Climate change: Athletes flag the dangers of manmade snow
A British skier crashes through wooden fencing on a downhill corner and slams into a pole, breaking his leg. An American hits an icy patch at the bottom of a hill and crashes into a fence, breaking one ski and twisting the other, also breaking his leg.
Another American, training before a biathlon race, slides out on an icy corner and flies off the trail into a tree, breaking ribs and a shoulder blade and punctures a lung.
These were not scenes from high speed Alpine or ski cross events. They happened on cross country ski and biathlon tracks made with artificial snow.
Many top Nordic skiers and biathletes say crashes like these are becoming more common as climate change reduces the availability of natural snow, forcing racers to compete on tracks with the manmade version. Olympic and World Cup race organizers have come to rely on snow-making equipment to create a ribbon of white through the hills since natural snowfall is less reliable.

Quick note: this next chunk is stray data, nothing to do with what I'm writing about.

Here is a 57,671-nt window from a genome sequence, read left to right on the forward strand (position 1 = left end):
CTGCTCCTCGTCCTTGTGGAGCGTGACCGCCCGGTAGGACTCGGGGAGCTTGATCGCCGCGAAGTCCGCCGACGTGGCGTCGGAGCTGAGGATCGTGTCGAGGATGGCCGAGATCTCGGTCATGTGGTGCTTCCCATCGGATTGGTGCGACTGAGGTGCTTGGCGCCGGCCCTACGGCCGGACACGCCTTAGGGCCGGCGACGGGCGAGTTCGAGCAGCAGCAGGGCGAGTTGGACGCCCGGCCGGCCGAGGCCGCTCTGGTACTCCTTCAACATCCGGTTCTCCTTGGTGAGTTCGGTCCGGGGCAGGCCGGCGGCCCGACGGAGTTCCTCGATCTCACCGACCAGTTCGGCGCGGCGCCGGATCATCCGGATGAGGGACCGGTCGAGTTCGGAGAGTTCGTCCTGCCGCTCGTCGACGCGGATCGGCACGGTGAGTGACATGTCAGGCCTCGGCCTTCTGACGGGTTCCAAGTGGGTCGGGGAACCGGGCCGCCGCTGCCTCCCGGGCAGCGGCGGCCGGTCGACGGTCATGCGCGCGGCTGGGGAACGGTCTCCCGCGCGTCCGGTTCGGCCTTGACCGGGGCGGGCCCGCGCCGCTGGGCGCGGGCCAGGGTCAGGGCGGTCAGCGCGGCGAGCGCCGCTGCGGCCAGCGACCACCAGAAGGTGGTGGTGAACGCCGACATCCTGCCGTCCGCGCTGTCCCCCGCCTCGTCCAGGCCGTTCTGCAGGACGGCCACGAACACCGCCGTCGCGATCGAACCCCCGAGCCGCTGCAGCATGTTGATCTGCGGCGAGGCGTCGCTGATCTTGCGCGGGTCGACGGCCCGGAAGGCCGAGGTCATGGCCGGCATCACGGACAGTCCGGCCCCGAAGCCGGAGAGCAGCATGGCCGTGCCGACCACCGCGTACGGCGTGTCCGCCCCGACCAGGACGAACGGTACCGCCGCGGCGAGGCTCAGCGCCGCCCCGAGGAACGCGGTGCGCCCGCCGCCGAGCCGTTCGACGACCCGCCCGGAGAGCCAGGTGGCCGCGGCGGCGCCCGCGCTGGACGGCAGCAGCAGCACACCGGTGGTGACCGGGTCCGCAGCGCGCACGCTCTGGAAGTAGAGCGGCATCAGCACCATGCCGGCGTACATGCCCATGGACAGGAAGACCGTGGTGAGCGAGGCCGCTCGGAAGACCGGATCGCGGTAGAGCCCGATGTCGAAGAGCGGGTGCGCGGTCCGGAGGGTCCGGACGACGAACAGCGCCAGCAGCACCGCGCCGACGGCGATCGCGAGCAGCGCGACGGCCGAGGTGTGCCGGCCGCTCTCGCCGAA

Johanna Taliharm, an Estonian Olympic biathlete, said racing on manmade snow comes with risks.
“Artificial snow is icier, therefore faster and more dangerous,” she said. “It also hurts more if you fall outside of the course when there is no fluffy snowbank, but a rocky and muddy hard ground.”
Manmade snow has a higher moisture content, making it ice up quickly, skiers and experts say.
“It can be really rock hard out there and falling can feel like falling on concrete, and so it does make it a little bit more dangerous than if it was natural snow conditions,” said Chris Grover, head cross country coach for the U.S. Ski Team.
Some venues even make snow and then store it under wood chips through the summer and spread it around a track when it gets cold. Artificial snow, welcome as it may be, does not get better with age. Race organizers should take that into consideration when designing courses, skiers and experts say.
A British skier crashes through wooden fencing on a downhill corner and slams into a pole, breaking his leg.
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